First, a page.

Although Radio Frequency Identification (RFID) is poised to displace barcodes, security vulnerabilities pose serious challenges for global adoption of the RFID technology. Specifically, RFID tags are prone to basic cloning and counterfeiting security attacks. A successful cloning of the RFID tags in many commercial applications can lead to many serious problems such as financial losses, brand damage, safety and health of the public. With many industries such as pharmaceutical and businesses deploying RFID technology with a variety of products, it is important to tackle RFID tag cloning problem and improve the resistance of the RFID systems. To this end, we propose an approach for detecting cloned RFID tags in RFID systems with high detection accuracy and minimal overhead thus overcoming practical challenges in existing approaches. The proposed approach is based on consistency of dual hash collisions and modified count-min sketch vector. We evaluated the proposed approach through extensive experiments and compared it with existing baseline approaches in terms of execution time and detection accuracy under varying RFID tag cloning ratio. The results of the experiments show that the proposed approach outperforms the baseline approaches in cloned RFID tag detection accuracy.
    Matched MeSH terms: Confidentiality
  12. Zakaria N, Ramli R
    Neuropsychiatr Dis Treat, 2018;14:117-128.
    PMID: 29343963 DOI: 10.2147/NDT.S115261
    Background: Psychiatric patients have privacy concerns when it comes to technology intervention in the hospital setting. In this paper, we present scenarios for psychiatric behavioral monitoring systems to be placed in psychiatric wards to understand patients' perception regarding privacy. Psychiatric behavioral monitoring refers to systems that are deemed useful in measuring clinical outcomes, but little research has been done on how these systems will impact patients' privacy.

    Methods: We conducted a case study in one teaching hospital in Malaysia. We investigated the physical factors that influence patients' perceived privacy with respect to a psychiatric monitoring system. The eight physical factors identified from the information system development privacy model, a comprehensive model for designing a privacy-sensitive information system, were adapted in this research. Scenario-based interviews were conducted with 25 patients in a psychiatric ward for 3 months.

    Results: Psychiatric patients were able to share how physical factors influence their perception of privacy. Results show how patients responded to each of these dimensions in the context of a psychiatric behavioral monitoring system.

    Conclusion: Some subfactors under physical privacy are modified to reflect the data obtained in the interviews. We were able to capture the different physical factors that influence patient privacy.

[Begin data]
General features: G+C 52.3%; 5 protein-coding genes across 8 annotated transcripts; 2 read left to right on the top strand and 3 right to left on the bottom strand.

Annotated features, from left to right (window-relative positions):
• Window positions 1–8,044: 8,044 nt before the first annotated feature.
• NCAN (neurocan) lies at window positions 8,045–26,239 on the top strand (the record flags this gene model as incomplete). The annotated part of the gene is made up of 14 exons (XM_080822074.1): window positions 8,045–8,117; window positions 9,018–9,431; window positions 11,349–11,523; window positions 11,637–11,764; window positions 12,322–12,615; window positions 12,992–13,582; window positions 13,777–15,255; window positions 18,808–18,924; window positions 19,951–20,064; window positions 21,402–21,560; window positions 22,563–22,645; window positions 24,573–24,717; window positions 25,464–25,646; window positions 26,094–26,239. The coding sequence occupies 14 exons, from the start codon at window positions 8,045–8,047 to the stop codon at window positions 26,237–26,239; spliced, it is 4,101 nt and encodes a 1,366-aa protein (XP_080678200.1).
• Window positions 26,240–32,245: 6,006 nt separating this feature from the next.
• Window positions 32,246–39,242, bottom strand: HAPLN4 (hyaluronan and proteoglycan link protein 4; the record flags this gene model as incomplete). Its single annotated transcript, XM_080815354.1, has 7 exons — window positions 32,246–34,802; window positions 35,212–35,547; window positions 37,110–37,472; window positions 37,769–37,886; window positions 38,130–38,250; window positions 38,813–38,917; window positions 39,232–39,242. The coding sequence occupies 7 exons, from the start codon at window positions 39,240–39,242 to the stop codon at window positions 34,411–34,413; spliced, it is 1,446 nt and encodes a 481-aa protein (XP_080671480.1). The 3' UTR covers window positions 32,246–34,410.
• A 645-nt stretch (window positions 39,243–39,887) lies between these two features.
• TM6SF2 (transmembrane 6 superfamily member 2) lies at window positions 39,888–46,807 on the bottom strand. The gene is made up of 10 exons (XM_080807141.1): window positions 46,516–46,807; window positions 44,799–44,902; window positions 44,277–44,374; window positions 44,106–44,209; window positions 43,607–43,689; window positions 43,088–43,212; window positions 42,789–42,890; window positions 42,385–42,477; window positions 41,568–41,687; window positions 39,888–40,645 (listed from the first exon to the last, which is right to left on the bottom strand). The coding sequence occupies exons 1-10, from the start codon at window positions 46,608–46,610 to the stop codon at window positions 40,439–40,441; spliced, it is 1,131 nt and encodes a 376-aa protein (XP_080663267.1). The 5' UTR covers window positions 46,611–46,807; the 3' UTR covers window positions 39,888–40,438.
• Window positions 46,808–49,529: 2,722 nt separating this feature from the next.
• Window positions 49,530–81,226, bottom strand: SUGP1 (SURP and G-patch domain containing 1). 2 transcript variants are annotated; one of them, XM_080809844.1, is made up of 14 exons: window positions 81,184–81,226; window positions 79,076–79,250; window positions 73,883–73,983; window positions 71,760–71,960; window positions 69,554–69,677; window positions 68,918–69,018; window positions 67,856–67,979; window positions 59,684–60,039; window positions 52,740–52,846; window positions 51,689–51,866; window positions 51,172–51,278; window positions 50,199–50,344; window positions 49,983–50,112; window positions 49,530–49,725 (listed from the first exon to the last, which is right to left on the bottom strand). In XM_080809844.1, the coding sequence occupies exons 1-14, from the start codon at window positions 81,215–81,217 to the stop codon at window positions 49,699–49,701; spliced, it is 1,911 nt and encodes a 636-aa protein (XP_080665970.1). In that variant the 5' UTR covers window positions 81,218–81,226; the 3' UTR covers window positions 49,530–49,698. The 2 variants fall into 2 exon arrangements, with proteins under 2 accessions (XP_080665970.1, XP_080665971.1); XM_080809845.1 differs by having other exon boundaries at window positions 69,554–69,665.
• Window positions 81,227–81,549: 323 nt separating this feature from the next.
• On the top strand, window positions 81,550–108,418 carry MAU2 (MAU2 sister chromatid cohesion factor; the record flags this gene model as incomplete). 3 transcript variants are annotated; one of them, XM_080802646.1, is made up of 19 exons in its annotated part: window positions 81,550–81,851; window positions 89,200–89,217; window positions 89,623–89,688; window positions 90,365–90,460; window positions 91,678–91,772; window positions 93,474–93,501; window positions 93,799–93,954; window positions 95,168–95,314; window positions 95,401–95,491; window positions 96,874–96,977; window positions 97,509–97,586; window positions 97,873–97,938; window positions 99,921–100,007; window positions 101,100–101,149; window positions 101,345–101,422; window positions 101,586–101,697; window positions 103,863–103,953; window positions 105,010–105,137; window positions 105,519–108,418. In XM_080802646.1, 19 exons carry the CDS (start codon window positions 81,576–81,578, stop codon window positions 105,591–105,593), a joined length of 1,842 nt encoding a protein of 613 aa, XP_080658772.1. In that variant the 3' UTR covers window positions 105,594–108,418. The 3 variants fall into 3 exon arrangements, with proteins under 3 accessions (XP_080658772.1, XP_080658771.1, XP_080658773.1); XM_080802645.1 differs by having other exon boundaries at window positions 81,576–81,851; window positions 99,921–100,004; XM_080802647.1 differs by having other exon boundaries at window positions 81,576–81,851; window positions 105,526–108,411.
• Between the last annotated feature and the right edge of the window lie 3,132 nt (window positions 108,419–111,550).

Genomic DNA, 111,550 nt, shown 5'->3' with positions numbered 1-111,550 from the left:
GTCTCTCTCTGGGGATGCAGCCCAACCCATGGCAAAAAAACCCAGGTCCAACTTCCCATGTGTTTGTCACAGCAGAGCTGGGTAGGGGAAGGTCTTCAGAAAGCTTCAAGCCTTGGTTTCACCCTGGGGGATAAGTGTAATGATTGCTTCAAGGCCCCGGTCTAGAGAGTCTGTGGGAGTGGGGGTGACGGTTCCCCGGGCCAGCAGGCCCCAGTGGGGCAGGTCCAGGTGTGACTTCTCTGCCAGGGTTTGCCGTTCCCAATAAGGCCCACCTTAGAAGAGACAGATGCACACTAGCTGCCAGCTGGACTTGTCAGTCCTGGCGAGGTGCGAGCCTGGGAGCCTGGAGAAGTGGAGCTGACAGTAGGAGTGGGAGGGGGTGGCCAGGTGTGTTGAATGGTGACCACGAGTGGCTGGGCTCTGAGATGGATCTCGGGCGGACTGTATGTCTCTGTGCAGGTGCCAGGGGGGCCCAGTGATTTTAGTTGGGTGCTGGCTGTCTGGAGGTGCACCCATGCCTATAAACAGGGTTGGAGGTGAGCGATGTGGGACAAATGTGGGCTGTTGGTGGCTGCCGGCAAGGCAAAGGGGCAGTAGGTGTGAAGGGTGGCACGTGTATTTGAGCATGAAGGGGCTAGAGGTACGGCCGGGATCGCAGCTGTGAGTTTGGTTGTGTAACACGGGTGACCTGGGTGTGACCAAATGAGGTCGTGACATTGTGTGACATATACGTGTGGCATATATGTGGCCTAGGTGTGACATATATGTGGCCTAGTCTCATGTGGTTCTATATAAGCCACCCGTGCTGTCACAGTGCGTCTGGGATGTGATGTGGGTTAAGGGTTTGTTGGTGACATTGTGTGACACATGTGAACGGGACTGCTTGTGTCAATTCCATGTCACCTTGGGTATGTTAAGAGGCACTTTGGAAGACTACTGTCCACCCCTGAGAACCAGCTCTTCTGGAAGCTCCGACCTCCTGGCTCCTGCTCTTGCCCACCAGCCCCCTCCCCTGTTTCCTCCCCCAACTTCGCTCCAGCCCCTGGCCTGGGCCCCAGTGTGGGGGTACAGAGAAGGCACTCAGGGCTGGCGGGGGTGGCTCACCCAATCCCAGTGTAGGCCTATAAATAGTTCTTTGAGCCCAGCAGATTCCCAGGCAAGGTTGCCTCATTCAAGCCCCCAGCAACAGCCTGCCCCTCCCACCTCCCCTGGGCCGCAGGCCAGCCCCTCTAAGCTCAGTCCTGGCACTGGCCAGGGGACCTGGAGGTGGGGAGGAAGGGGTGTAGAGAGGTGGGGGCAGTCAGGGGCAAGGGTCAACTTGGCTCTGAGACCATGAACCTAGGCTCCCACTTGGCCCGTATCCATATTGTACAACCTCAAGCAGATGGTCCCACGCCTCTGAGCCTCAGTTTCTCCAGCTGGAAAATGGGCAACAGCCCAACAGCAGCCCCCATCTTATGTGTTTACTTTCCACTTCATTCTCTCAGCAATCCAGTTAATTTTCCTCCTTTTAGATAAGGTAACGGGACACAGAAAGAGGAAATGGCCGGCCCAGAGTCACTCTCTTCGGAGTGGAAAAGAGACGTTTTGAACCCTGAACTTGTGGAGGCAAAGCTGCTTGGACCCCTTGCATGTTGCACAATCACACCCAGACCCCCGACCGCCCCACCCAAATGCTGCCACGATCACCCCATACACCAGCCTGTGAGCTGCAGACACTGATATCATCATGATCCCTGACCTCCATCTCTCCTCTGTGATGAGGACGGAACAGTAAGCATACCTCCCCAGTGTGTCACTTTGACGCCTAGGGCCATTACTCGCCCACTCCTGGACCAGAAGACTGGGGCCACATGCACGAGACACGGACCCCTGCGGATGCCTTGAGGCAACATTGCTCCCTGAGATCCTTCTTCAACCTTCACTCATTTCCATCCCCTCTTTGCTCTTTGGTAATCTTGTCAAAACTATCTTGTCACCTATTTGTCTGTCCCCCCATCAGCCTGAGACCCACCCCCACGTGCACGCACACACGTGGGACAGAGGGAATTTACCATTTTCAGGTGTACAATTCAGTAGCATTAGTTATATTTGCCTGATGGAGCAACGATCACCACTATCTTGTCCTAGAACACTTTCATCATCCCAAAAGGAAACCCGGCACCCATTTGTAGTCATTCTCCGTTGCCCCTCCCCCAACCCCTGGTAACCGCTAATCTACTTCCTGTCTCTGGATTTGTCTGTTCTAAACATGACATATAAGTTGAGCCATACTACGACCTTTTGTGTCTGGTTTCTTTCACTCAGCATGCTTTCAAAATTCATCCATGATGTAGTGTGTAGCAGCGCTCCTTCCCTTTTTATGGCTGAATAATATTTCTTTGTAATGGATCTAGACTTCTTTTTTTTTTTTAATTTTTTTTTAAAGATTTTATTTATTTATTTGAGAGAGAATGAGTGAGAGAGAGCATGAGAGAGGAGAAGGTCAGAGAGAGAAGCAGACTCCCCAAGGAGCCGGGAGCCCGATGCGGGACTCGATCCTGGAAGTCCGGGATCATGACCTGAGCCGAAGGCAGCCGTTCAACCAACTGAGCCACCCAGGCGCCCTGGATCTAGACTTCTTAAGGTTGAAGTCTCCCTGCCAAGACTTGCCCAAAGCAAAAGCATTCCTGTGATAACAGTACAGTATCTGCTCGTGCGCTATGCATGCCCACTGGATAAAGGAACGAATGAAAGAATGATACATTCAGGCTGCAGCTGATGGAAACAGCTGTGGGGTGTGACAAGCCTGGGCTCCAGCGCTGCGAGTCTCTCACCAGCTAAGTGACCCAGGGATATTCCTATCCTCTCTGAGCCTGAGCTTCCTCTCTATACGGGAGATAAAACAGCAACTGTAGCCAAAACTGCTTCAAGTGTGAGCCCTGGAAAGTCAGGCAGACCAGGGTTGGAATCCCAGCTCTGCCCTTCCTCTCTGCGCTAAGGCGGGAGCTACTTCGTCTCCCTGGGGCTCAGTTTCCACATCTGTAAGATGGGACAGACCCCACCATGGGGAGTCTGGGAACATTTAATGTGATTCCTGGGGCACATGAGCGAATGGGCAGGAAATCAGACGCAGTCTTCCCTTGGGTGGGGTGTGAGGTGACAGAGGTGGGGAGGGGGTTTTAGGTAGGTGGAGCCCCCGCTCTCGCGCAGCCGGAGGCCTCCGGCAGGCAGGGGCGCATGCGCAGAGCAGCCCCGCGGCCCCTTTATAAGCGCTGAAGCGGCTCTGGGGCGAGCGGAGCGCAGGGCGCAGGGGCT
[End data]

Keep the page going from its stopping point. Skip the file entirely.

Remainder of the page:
Matched MeSH terms: Confidentiality
  13. Cyranoski D
    Nature, 2003 Jul 10;424(6945):118.
    PMID: 12853917
    Matched MeSH terms: Confidentiality
  14. Sim JH, Vadivelu J, Lee SS
    Med Educ, 2016 Nov;50(11):1145.
    PMID: 27762037 DOI: 10.1111/medu.13188
    Matched MeSH terms: Confidentiality/legislation & jurisprudence
  15. Sharmini S, Jamaiyah H, Jaya Purany SP
    Malays Fam Physician, 2010;5(1):13-8.
    PMID: 25606180 MyJurnal
    This survey set out to describe patient registries available in the country, to determine their security features, data confidentiality, extent of outputs produced and data quality of the registries.
    Matched MeSH terms: Confidentiality
  16. Hassan N, A. Rahman K, Aris Kasah M, Jusoh M
    A qualitative research was carried out in Besut and Kuala Terengganu to identyy adolescents’ health problems and needs jiom adolescent perspective, and to establish a priority area in the development of Adolescent Health Clinic in the district. A total of 61 adolescents were selected and divided into four groups and stratified according to age, 13-15 years old and 16 - 17 years old. Generally all participants wished to live in an environment free hom negative health risk factors. The obstacles they perceived were mainly related to lack of care or too much control by their parents. Some of them perceived that their parents in general had inadequate knowledge and skills on parenting. Among local behavioural problems mentioned were loafing, running away from home, vandalism, school absenteeism, aggressive behaviour, substance abuse, pre-marital sexual activities, "bohsia", “bohjan" and even involvement in crimes. More than hah' agreed that counselling service is important for adolescents, and it should be made available in the community preferably outside the schools. They perceived an adolescent friendly health clinic concept as an important concept that should be introduced. To them adolescent friendly health clinic is a clinic run by professionals who are knowledgeable, caring, good listeners, non—judgemental, and who exercise confidentiality. The clinic preferably should be situated in a location which is away from the present health facilities to avoid the image of a place for sick people. Clinic hours preferably during weekends, should provide appropriate technologies and situated in a comfortable ambience. Adolescent participation in the clinic was also mentioned as an important entity for adolescent friendly health services.